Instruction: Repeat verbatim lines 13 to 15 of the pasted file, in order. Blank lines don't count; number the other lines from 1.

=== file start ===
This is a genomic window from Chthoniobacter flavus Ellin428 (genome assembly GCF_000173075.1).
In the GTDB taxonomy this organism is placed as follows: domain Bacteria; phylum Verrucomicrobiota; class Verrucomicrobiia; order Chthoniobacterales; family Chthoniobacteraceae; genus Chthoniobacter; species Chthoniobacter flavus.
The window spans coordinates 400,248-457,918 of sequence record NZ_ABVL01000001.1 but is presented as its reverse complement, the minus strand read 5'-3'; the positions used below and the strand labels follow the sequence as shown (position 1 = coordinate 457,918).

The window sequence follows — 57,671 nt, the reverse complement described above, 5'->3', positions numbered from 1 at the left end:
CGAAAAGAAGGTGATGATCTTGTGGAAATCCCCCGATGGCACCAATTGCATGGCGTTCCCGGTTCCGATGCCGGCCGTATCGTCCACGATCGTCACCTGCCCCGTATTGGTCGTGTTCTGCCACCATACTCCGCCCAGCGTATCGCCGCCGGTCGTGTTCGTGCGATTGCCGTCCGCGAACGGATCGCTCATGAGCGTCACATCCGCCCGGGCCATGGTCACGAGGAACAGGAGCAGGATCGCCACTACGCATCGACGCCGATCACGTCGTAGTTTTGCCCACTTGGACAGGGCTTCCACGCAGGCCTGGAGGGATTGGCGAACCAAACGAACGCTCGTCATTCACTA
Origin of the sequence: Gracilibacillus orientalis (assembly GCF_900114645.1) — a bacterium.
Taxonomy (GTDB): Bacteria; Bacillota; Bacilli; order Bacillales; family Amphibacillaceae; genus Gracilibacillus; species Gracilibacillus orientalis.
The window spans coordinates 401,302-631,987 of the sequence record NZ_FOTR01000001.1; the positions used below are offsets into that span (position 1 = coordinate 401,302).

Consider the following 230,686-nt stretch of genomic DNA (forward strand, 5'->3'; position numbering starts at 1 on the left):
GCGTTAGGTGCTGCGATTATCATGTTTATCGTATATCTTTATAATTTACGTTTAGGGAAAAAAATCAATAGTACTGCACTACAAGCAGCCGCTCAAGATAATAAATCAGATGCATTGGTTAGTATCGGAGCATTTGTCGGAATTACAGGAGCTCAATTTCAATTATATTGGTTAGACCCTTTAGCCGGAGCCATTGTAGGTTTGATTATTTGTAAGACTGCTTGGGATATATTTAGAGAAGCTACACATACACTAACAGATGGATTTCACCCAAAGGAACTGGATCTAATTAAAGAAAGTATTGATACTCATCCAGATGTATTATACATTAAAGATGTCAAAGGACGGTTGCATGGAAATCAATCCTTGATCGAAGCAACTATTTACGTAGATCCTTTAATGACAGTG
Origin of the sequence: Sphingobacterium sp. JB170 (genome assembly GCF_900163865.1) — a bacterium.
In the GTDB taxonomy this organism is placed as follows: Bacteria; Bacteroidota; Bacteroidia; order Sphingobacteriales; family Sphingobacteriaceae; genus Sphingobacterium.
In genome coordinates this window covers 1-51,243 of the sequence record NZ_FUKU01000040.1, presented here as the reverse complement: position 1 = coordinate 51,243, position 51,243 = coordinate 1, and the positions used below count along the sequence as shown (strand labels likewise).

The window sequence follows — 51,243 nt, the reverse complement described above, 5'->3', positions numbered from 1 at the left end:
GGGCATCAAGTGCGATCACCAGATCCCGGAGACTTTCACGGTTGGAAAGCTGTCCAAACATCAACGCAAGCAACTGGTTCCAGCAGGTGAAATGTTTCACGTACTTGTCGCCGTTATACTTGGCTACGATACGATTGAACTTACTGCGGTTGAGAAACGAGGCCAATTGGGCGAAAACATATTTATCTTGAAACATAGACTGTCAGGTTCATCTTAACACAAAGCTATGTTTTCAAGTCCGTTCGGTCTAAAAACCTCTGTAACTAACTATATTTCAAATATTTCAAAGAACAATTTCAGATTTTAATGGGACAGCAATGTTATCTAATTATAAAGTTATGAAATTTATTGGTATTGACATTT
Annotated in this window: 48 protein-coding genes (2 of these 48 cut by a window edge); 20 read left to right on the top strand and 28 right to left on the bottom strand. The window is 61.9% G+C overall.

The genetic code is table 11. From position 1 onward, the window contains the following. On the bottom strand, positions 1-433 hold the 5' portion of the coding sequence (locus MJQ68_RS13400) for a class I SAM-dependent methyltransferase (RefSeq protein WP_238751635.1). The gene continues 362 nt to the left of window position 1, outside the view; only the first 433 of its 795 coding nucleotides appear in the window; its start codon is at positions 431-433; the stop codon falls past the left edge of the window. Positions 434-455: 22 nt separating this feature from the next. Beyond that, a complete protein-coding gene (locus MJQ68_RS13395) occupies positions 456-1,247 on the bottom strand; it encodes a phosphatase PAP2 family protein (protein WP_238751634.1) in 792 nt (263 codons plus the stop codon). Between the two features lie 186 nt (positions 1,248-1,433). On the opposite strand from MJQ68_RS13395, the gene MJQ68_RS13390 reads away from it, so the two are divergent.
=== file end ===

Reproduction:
In genome coordinates this window covers 1-51,243 of the sequence record NZ_FUKU01000040.1, presented here as the reverse complement: position 1 = coordinate 51,243, position 51,243 = coordinate 1, and the positions used below count along the sequence as shown (strand labels likewise).

The window sequence follows — 51,243 nt, the reverse complement described above, 5'->3', positions numbered from 1 at the left end:
GGGCATCAAGTGCGATCACCAGATCCCGGAGACTTTCACGGTTGGAAAGCTGTCCAAACATCAACGCAAGCAACTGGTTCCAGCAGGTGAAATGTTTCACGTACTTGTCGCCGTTATACTTGGCTACGATACGATTGAACTTACTGCGGTTGAGAAACGAGGCCAATTGGGCGAAAACATATTTATCTTGAAACATAGACTGTCAGGTTCATCTTAACACAAAGCTATGTTTTCAAGTCCGTTCGGTCTAAAAACCTCTGTAACTAACTATATTTCAAATATTTCAAAGAACAATTTCAGATTTTAATGGGACAGCAATGTTATCTAATTATAAAGTTATGAAATTTATTGGTATTGACATTT